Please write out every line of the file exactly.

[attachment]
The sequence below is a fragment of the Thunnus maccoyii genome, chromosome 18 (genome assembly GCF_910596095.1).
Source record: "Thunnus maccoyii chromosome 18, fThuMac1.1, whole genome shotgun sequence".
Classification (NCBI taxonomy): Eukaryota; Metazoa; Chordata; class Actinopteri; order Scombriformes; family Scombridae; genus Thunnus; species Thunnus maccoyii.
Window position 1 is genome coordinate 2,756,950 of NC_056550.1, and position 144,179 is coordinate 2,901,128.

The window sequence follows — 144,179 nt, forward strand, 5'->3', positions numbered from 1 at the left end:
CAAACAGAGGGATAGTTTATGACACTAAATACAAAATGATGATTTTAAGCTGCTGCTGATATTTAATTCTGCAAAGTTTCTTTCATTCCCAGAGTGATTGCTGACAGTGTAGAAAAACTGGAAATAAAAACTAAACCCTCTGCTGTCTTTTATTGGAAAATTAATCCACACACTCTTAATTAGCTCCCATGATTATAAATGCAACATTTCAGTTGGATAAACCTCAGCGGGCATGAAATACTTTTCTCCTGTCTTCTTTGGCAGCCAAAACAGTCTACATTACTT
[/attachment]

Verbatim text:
The sequence below is a fragment of the Thunnus maccoyii genome, chromosome 18 (genome assembly GCF_910596095.1).
Source record: "Thunnus maccoyii chromosome 18, fThuMac1.1, whole genome shotgun sequence".
Classification (NCBI taxonomy): Eukaryota; Metazoa; Chordata; class Actinopteri; order Scombriformes; family Scombridae; genus Thunnus; species Thunnus maccoyii.
Window position 1 is genome coordinate 2,756,950 of NC_056550.1, and position 144,179 is coordinate 2,901,128.

The window sequence follows — 144,179 nt, forward strand, 5'->3', positions numbered from 1 at the left end:
CAAACAGAGGGATAGTTTATGACACTAAATACAAAATGATGATTTTAAGCTGCTGCTGATATTTAATTCTGCAAAGTTTCTTTCATTCCCAGAGTGATTGCTGACAGTGTAGAAAAACTGGAAATAAAAACTAAACCCTCTGCTGTCTTTTATTGGAAAATTAATCCACACACTCTTAATTAGCTCCCATGATTATAAATGCAACATTTCAGTTGGATAAACCTCAGCGGGCATGAAATACTTTTCTCCTGTCTTCTTTGGCAGCCAAAACAGTCTACATTACTT